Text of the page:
I can’t be the only one that wonders about strangers? Who they are? Where they’re going? Where they’ve been? What their why is? I do it more often than I care to admit and last weekend was no exception. I accidentally found myself on the M25 (don’t ask), with only myself and my playlist for company. My thoughts soon turned to the people I was sharing endless miles of tarmac with. Could any of them be listening to the same song as me? (The Cure might be a bit retro, but I can’t be the only person in the world to love a bit of Robert Smith?) Had they ever run over a duck…? (I promise I’ll get over that soon). Was this the first time I’d ever shared a motorway with them? Were any of them on the run from the police? How many could beat me in a game of table tennis? How did people in the same cars know each other? (if indeed they did? I couldn’t be sure). If I said it out loud, how many would say the word “eyelash” at exactly the same time as me? Why could none of them see the inside lane…?
It reminded me of a word that I stumbled across a while ago;
Sonder; the realization that each random passerby is living a life as vivid and complex as your own—populated with their own ambitions, friends, routines, worries and inherited craziness—an epic story that continues invisibly around you like an anthill sprawling deep underground, with elaborate passageways to thousands of other lives that you’ll never know existed, in which you might appear only once, as an extra sipping coffee in the background, as a blur of traffic passing on the highway, as a lighted window at dusk. John Koenig http://www.dictionaryofobscuresorrows.com
I’ve often thought about what it is that binds us all together, whether the six degrees of separation is the stuff of fact or fiction. When disaster strikes, the people involved are thrown together to be frozen in time, as a tragic piece of history. Conversely, the strangers with whom we share magical experiences soon disappear to return to their own lives, never knowingly to cross our paths again.
How important are the fleeting connections? Maybe they mean nothing, maybe they mean everything. I’ve crossed paths with countless strangers who come to mind so readily, even after many years;
- The woman I met on a plane on the way home from Germany. A barrister in the city, who hours earlier had left her husband in Hamburg (for good) after years of being in an unhappy marriage. Her daughter sat on my lap most of the way, while we chatted about strength, passion and the meaning of life. I remember she left me feeling like I’d met a force of nature and when she acknowledged me as a strong woman, it really meant something coming from her
- I knew love at first sight existed when I met Chloe, but the guy I locked eyes with at the doctors surgery many years ago was the first man I’d ever seen that made me believe it was possible romantically. Our (I say ‘our’, obviously I mean ‘my’) very special moment was swiftly ruined by the 72 year old (I’m guessing, I didn’t ask) who decided the gap between us was big enough for him and his germs. I never saw either of them again…
- The man passed out in a hedge at the side of a country lane on my way home from the gym. My compassion stretched as far as to stop, check he was alive, wake him up, give him the lunch I’d just bought myself and point him in the direction of home, but not far enough to give him the lift he asked for… I still wonder what would have happened had he been hit by a car, whether I would ever have been able to forgive myself for not taking him home. Thankfully there were no deaths reported on the back streets of my home town that week…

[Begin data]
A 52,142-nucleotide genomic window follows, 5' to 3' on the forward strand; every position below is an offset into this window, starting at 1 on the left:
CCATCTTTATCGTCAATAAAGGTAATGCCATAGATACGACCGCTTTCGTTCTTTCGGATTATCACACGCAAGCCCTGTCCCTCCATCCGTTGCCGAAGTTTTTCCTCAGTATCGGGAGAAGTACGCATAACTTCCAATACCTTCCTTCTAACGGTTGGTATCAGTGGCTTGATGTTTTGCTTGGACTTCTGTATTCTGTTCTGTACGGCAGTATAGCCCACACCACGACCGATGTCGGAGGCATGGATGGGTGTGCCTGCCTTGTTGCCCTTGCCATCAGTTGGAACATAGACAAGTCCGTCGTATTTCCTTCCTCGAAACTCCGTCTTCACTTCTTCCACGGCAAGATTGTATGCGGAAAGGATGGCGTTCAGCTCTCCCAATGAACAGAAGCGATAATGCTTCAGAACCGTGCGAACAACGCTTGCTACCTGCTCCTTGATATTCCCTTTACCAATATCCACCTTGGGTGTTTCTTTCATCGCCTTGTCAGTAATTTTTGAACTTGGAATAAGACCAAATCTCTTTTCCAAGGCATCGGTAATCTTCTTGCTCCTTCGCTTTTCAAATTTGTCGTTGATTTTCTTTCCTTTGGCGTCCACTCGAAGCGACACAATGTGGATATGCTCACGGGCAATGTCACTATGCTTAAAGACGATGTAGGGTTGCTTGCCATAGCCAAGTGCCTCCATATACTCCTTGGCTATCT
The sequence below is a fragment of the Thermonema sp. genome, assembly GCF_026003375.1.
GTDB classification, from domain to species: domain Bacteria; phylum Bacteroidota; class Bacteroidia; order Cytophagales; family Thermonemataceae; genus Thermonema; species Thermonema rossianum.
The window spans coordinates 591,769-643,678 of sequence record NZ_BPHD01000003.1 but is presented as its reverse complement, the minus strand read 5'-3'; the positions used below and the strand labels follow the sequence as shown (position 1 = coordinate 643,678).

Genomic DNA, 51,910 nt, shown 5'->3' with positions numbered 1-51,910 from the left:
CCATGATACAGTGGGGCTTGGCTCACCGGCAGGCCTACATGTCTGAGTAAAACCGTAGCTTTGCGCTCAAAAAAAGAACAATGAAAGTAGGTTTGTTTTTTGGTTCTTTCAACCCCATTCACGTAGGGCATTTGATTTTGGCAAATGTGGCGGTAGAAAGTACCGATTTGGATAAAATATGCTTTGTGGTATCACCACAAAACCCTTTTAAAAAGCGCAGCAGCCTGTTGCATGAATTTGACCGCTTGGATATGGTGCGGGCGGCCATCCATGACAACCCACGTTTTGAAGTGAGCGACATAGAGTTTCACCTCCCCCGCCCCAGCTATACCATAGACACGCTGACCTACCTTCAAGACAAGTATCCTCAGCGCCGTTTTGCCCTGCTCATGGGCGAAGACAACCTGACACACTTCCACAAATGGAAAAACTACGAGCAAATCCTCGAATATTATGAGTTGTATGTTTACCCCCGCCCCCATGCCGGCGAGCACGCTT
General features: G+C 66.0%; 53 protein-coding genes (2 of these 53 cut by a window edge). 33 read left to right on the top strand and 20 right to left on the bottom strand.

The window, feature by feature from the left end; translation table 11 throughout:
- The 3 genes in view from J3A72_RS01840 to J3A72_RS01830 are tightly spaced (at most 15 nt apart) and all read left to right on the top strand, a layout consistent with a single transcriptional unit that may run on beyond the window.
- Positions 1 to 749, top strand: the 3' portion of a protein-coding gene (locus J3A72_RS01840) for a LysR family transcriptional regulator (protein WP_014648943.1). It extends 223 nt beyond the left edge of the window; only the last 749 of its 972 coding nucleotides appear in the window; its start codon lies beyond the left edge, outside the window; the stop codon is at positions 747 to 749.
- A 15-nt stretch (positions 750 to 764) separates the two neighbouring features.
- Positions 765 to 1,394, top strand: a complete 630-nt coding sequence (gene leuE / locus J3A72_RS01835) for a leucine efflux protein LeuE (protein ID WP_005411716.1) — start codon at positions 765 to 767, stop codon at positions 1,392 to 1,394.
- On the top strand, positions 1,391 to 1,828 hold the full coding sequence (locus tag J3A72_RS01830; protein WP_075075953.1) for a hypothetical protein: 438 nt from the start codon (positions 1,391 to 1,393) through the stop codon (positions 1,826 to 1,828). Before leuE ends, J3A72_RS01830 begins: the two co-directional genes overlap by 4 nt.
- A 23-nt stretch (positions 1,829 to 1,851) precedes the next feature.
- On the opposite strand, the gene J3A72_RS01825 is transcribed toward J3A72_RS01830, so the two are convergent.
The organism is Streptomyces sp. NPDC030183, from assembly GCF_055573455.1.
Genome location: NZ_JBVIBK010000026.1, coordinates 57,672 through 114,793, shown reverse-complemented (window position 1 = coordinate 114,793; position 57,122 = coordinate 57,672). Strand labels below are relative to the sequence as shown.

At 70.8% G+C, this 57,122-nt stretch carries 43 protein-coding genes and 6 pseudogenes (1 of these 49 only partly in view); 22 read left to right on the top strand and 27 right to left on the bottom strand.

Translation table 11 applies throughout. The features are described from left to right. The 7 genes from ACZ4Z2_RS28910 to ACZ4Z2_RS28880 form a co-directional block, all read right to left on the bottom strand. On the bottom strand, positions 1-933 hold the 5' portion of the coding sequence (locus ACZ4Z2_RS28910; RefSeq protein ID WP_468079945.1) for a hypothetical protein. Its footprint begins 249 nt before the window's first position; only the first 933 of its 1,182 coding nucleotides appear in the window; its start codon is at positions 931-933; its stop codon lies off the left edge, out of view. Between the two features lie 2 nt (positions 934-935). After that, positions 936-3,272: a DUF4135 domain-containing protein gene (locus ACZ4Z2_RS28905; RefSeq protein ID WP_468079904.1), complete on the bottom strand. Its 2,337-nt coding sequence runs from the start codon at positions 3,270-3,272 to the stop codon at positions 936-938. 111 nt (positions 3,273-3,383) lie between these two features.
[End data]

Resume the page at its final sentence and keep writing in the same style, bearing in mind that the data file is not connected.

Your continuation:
- The man I high fived on a run round Pitsford when we both realised we were wearing the same London marathon finishers tops. We shared 2 moments – one we were both aware of, the other where we were most likely completely oblivious to each other’s existence, strangers in a crowd with 40,000 other people (he looked like a ‘proper runner’ so its probable the only time I would have seen him is if he’d lapped me. I imagine he’d jogged round twice, had the obligatory post run massage, downed 2 beers and was halfway back to Northampton by the time I made it to Tower Bridge)
And then of course there’s the strangers who’ve become friends, some of whom I know I made a terrible first impression on. I left my first meeting with a guy called Mike, throwing my toys out of the pram and muttering the word “t*sser” under my breath (I think I managed to refrain from saying it out loud – ‘professional Claire’ keeps me in check most times at work). Turns out after having the pleasure of actually working with him, he’s a genuinely nice guy, who’s both courageous and kind. Sorry Mike, you’re officially not a t*sser in my book! There’s a lesson in there somewhere…
It’s hard to believe that at one point in my life I hadn’t even met my closest friends. How I survived for so long without some of them, I honestly don’t know.
So, as I’m wrapped up warm, deftly defying the Beast from the East with my herbal tea and hot water bottle, pondering if the next cold weather front will be named the Pest from the West (and whether my next job could be as a writer of puns), my thoughts turn to who I’ll get to meet on my travels. Each one of us living unconnected lives right now, but who at some point in the not too distant future, I’ll share something special with. Maybe I’ll get to leave a lasting impression on someone, possibly one day be referenced in an as yet unwritten blog, through a random twist of fate. Or maybe I already am… It’s likely I’ll never know. And that my friends, and any strangers who happen to be reading this, is the beauty of sonder.